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The Emperor, Young Vic, review: ‘Spellbinding storytelling of absolute power’

PUBLISHED: 15:00 20 September 2016

Kathryn Hunter and Temesgen Zeleke in The Emperor at the Young Vic. Picture: Simon Annand

Kathryn Hunter and Temesgen Zeleke in The Emperor at the Young Vic. Picture: Simon Annand

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Colin Teevan has created an extraordinary showcase for the chameleon like Kathryn Hunter in this adaptation of Polish journalist Ryszard Kapuscinski’s book about the fall of Haile Selassie, Emperor of Ethiopia, in 1974.

Colin Teevan has created an extraordinary showcase for the chameleon like Kathryn Hunter in this adaptation of Polish journalist Ryszard Kapuscinski’s book about the fall of Haile Selassie, Emperor of Ethiopia, in 1974. Hunter embodies a dozen of Selassie’s loyal flunkeys, magically switching between them with just the removal of a hat or slump of the shoulders.

The worshipful loyalty of these courtiers is handled empathetically. While their roles are absurd – fluffing royal pillows, marking time with bows, cleaning the lapdog’s urine off the shoes of visiting dignitaries – their pride in serving the ruler is oddly endearing.

Yet this is no rosy Downton-esque reminiscing: the emperor lives in luxury while millions starve. Grim footage from a revealing Jonathan Dimbleby documentary shows the horrific cost of the “development without reform” policy – Selassie using international aid to build bridges in his name rather than modernising or alleviating suffering.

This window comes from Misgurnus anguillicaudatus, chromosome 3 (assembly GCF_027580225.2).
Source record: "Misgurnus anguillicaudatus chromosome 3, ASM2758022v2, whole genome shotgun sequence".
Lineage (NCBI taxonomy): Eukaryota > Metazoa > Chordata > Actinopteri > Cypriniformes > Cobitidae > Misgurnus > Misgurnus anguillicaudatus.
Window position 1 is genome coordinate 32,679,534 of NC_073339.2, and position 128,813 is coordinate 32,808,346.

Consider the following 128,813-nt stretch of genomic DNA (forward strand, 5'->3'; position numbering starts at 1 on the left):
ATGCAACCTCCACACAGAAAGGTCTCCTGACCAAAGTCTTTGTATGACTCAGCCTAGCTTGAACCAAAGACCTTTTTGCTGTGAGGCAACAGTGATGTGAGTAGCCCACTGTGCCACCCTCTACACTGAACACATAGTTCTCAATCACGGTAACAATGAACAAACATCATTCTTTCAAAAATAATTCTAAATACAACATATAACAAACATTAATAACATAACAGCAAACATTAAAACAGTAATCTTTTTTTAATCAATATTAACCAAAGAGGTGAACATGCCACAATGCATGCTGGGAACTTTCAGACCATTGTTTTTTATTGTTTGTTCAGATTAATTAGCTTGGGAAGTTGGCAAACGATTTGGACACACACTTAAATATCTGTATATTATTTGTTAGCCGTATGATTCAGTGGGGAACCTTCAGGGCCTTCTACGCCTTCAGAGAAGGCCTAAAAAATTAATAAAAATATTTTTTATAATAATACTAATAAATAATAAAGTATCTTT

There are consequences, too, for these loyal servants living through another. When the Minister of Information’s son rebels against the regime – one of several students enlightened by time abroad – he is sacrificed to secure Selassie’s rule, a loss that weighs heavy. And when the coup finally comes, in a blast of chaotic sound (Paul Arditti) and strobe lighting (Mike Gunning), it leaves these men with a yawning void in their lives. Hunter beautifully communicates that grief.

Her consummate skill is matched by that of krar-strumming musician Temesgen Zeleke, who conjures locations, provides effects, and becomes the voice of conscience. Director Walter Meierjohann (reuniting with his Kafka’s Monkey team) wisely keeps the staging relatively stark and simple, drawing us into the spellbinding storytelling. A fascinating behind-the-scenes glimpse of absolute power, and a human take on a resonant history lesson.

Rating: 4/5 stars

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